Candidates of the Arunachal Pradesh Public Service Commission combined preliminary examination 2017 that was scrapped held a peaceful protest march and squatted in front of the Arunachal Pradesh Public Service Commission (APPSC) office on Tuesday.
The group of candidates marched from the IG Park tennis court to the Commission’s office, and submitted a memorandum after meeting APPSC members.
One of the protesting candidates said during the meeting, they demanded the commission to reveal the names of those responsible for setting the question papers.
“The commission claimed that the task of setting the question paper was outsourced to a firm and assured to break ties with the firm”, the protestor said.
Also questioning the Commission’s appeal to the State Government on December 18 last to introduce the Civil Services Aptitude Test (CSAT) format, the candidates said there is no clarity on when the government would pass the order, and that they have spent months preparing for their optional papers.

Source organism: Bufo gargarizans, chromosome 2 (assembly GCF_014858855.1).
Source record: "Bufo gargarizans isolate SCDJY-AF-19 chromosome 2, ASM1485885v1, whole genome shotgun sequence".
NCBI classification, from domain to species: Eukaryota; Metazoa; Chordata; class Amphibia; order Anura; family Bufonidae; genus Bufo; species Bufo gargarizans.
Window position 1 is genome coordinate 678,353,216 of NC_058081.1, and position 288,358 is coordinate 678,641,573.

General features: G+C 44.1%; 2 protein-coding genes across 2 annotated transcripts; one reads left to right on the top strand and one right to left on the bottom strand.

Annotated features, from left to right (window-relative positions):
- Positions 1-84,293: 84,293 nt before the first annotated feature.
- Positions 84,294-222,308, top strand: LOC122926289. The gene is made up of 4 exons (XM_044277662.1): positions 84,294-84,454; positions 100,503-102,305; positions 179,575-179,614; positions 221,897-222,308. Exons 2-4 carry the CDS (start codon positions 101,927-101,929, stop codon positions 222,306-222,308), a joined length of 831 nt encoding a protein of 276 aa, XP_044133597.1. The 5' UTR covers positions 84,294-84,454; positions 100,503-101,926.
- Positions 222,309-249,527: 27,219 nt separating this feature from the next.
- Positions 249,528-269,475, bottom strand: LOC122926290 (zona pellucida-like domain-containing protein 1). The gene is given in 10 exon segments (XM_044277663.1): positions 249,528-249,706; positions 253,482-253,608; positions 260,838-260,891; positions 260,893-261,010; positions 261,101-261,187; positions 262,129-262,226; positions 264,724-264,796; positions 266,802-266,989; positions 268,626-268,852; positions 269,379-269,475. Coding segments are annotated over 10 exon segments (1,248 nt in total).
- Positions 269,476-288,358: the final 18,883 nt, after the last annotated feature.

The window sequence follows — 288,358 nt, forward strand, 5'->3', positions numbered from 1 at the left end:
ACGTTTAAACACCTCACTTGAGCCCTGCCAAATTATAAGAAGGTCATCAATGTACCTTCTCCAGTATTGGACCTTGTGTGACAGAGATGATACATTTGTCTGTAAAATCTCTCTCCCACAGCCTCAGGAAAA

“It could take months or even over a year for the government to decide on its introduction. The candidates have spent a lot of money on coaching and months to prepare for their optional subjects. It would be unfair at such a crucial juncture,” the member said.
The candidates appealed to the Commission to introduce the CSAT format from the next time onward, instead of introducing it in haste in the current examination.
The Commission on its part asked the candidates to submit the appeal in writing, so that the Commission could consider it.
APPSC Chairman Tajom Taloh said that the Commission would look into the memorandum and examine the points before taking any action.
Other demands of the candidates include setting up an independent inquiry committee within a week to find the root cause of the chaos; stern disciplinary action against erring officials or agencies; a yearly calendar for all examinations; fresh examinations within the next four to five months, with prior notification of at least two months; proper moderation and scaling of question papers; deputation of trained and expert invigilators, so that there is strict prohibition of mobile phone usage inside the examination halls; and restriction on double-seating arrangements.